Cool water, scarce water
June 15, 2005
As the heat of summer arrives and turns the grass brown, many Nevadans’ thoughts turn to water. Or how to conserve it
Although Carson City has mandated conservation efforts, including odd/even watering days, in two Lyon County communities, those efforts are requests, not requirements.
“Ours is voluntary, but we really encourage it a lot,” said Mike Workman, Lyon County Utilities director, who manages water for the Dayton and Mound House areas. “We’re trying to balance the flows and reduce the peak demands.” He described peak demands as occurring during the heat of the day.
“We’re trying to maintain our fire reserves,” he said. “We just recently completed and got approved our conservation plan, and we will be implementing that more formally over the next couple of years.”
Workman said he believed Lyon’s water conservation efforts would probably become mandatory in the future.
“Just from a water-management and water-balancing need, I do see it becoming mandatory, like Carson’s,” he said. “But right now, we’re just trying to do some public education and to encourage people to do water conservation.”
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In May, a letter was sent to Dayton and Mound House households describing the odd/even watering schedule and offering addition conservation tips.
From May 15 to Oct. 1, residents with even-numbered addresses water on even-numbered calendar days; and those with odd-numbered addresses water on odd-numbered days. No one is to water on the 31st day of a month, and no watering should be done between 10 a.m. and 7 p.m.
Workman also advised residents not to water if it is windy, to adjust sprinklers to avoid overspray onto concrete or asphalt, to water during the coolest part of the day or night, to repair leaks promptly, to wash full loads of clothes or dishes, and to replace old water fixtures with low-flow fixtures.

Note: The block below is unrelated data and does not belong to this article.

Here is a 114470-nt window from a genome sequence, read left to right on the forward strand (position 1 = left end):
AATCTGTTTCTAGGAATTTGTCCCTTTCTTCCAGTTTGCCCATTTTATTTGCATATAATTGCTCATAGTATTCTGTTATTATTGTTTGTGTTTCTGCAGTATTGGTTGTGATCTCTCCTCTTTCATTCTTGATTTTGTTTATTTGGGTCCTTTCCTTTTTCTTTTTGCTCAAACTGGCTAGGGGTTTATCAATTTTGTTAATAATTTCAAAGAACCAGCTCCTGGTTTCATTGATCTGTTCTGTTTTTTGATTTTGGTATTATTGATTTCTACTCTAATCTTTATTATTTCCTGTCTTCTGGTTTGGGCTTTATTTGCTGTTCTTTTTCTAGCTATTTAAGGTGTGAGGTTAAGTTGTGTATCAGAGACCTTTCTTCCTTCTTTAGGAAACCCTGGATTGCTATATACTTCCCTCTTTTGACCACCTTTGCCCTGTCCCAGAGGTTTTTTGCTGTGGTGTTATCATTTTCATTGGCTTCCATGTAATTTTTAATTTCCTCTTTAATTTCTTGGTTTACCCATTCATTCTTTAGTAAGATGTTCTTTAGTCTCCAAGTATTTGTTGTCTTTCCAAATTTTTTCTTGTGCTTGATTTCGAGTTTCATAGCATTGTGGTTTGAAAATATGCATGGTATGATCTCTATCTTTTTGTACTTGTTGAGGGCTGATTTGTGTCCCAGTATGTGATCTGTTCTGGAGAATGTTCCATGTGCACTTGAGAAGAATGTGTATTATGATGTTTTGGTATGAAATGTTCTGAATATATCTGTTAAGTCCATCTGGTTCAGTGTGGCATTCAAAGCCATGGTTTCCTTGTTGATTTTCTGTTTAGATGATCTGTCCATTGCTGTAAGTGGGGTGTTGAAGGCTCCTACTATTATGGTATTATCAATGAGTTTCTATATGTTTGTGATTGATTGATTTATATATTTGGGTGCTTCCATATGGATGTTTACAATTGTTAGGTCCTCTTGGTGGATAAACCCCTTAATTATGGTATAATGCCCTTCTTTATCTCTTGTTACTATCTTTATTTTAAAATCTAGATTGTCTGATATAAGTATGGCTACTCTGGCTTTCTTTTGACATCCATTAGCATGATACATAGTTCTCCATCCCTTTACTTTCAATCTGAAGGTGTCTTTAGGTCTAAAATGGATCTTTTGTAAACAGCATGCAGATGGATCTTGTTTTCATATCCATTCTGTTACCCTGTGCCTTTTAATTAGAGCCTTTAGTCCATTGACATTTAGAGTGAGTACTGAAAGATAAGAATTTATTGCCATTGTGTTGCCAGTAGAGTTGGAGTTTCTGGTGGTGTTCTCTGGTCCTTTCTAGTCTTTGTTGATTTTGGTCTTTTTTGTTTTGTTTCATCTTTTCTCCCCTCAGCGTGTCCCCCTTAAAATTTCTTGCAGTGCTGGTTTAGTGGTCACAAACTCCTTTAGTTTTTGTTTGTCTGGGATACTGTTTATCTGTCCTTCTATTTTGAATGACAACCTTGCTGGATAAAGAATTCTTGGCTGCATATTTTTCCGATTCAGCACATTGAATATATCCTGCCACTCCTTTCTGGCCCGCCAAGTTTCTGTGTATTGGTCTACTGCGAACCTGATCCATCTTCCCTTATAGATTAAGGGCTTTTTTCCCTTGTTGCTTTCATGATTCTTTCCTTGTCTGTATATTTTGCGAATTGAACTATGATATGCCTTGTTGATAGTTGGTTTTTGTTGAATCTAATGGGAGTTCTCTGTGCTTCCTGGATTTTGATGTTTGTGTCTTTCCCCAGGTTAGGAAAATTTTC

“So much of the water just gets wasted, when people don’t water on their designated days or when they overwater, it just runs down the gutter,” he said. “It’s just a terrible waste.”
In addition to the above recommendations, another way to save water is to install desert landscaping instead of a lawn, according to Truddee Arkell, manager of Dayton Valley Floral and Nursery.
Other areas of Lyon County have little or no conservation efforts.
In Stagecoach, there is no odd/even watering plan. But Teri Hurt, assistant manager of the Stagecoach General Improvement District said the general improvement district does encourage conservation.
“We don’t have any mandatory conservation methods in place at this time,” she said. “We do send out a quarterly newsletter with ways to conserve water and ways to help the environment, like to watch what kind of chemicals they use when washing their cars, but we don’t have anything mandatory.”
Silver Springs has also not had to resort to water-conservation methods, according to Don Allen, superintendent of the Silver Springs Mutual Water Co.
“We don’t have even/odd day watering as of yet, we haven’t run into a problem,” he said. “If we do, if usage does get to that point, then I will go to that, but right now we don’t have those problems.”
In the agricultural community of Yerington, conservation has not been necessary.
“We have a plan, because it is required by the state to have a drought plan. But we’re an agricultural valley and our farmers have their limits on how much water they can take out,” said Janet Sanderson, assistant city clerk. “As for local citizens, at this point we have no water controls. We’re on water meters, so they pay for what they use.”
Sanderson said the Yerington area was fortunate that, as far as she knows, it hasn’t had a drought in recent years.
In Virginia City, there has never been a need for a conservation plan. But if there were, the small community would handle it informally, according to Barbara Bowers, a clerk in the Storey County Public Works Department.
“When we have problems, we just let everyone know,” she said. “We’ve never had to ration water or do an odd/even situation on watering.”